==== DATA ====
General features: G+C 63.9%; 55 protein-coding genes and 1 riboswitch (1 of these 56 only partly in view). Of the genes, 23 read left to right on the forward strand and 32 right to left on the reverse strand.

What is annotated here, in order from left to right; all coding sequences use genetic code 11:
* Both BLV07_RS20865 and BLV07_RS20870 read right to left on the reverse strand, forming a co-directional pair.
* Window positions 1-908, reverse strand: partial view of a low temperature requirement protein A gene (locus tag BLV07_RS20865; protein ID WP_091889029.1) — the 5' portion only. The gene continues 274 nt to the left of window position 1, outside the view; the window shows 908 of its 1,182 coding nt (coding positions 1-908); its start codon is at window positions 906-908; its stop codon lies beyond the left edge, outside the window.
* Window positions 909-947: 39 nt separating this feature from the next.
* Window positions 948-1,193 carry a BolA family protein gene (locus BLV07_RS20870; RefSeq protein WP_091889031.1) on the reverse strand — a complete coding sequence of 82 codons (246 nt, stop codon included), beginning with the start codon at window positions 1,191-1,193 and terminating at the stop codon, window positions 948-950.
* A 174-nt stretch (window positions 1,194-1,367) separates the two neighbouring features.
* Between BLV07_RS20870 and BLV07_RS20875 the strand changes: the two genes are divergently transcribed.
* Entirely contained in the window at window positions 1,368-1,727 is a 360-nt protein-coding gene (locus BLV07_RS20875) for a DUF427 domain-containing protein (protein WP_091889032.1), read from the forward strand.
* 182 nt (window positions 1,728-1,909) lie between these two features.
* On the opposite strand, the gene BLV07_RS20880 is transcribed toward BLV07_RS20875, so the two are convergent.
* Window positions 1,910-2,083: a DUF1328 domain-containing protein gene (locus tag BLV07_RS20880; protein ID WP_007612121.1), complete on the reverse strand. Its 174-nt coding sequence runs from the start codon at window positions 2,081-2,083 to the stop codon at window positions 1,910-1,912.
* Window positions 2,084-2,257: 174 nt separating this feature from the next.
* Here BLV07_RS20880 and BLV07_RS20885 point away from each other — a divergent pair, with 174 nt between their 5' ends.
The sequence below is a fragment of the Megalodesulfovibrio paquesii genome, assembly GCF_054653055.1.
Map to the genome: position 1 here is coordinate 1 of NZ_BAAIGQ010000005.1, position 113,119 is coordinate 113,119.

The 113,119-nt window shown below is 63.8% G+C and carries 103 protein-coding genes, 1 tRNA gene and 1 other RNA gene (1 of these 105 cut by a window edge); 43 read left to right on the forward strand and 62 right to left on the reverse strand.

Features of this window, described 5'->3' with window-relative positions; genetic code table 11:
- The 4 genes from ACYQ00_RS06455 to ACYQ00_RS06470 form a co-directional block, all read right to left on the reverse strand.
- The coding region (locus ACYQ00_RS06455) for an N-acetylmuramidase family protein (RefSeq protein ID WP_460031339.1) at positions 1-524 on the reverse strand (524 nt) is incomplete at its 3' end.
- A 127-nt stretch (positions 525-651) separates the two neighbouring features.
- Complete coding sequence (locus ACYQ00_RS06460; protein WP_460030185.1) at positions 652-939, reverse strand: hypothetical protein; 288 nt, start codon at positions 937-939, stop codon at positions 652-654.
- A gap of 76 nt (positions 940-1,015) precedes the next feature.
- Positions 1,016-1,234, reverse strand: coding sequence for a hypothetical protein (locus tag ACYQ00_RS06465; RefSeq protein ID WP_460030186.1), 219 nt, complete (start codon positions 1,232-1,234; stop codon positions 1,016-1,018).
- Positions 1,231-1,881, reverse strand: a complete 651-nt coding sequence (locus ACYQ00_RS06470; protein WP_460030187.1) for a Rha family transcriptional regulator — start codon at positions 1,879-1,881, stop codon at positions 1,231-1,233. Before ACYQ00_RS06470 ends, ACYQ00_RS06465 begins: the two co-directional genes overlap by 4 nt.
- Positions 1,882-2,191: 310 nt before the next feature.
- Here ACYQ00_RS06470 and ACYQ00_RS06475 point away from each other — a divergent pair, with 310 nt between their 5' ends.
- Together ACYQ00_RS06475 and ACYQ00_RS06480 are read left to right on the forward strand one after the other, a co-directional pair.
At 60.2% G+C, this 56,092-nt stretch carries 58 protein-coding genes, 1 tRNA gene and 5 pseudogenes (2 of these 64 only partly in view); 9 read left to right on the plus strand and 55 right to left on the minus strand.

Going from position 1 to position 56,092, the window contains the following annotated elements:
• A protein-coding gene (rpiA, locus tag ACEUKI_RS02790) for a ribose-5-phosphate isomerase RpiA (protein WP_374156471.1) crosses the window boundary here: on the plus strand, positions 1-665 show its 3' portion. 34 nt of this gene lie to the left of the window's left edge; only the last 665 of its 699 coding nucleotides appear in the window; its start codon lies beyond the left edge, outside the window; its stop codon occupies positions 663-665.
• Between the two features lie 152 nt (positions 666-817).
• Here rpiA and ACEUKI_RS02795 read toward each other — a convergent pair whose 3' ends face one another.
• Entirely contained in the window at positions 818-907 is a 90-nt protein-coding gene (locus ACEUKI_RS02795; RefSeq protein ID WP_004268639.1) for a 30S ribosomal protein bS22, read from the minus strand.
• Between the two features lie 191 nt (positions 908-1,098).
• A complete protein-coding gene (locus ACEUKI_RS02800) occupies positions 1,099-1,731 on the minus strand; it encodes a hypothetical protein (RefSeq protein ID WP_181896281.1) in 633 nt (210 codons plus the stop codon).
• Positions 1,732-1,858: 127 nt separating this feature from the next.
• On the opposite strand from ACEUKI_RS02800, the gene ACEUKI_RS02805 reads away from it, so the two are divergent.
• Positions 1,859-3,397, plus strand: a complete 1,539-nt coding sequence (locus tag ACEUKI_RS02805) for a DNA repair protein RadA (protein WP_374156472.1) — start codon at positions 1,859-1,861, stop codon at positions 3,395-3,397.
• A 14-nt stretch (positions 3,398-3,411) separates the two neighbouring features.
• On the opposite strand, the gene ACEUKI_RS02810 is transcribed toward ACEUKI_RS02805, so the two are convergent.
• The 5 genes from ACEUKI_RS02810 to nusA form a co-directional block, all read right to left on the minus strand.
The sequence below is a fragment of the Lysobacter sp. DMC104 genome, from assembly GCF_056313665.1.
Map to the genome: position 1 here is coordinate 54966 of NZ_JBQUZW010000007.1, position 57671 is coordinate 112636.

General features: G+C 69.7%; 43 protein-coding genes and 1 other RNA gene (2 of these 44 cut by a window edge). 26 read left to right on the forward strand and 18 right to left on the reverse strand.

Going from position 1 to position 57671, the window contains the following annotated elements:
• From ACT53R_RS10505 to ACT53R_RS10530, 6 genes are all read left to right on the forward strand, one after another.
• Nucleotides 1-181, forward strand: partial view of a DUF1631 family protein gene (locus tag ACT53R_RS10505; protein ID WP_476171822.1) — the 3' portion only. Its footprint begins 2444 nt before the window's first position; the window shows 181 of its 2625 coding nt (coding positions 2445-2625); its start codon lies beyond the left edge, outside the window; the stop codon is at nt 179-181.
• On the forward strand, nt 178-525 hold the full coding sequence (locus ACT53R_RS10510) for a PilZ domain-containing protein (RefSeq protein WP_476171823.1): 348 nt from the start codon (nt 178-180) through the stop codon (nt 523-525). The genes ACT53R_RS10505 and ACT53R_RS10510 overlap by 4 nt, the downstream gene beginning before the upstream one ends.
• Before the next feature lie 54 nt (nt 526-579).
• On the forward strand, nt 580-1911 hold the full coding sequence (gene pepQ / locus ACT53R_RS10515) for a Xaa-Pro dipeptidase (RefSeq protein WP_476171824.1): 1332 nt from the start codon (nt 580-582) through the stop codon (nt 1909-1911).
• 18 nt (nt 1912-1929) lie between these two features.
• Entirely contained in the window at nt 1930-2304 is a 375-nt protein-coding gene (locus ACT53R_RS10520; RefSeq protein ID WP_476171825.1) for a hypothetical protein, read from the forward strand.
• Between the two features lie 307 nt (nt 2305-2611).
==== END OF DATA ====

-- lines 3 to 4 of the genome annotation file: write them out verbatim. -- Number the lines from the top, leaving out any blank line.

* Both BLV07_RS20865 and BLV07_RS20870 read right to left on the reverse strand, forming a co-directional pair.
* Window positions 1-908, reverse strand: partial view of a low temperature requirement protein A gene (locus tag BLV07_RS20865; protein ID WP_091889029.1) — the 5' portion only. The gene continues 274 nt to the left of window position 1, outside the view; the window shows 908 of its 1,182 coding nt (coding positions 1-908); its start codon is at window positions 906-908; its stop codon lies beyond the left edge, outside the window.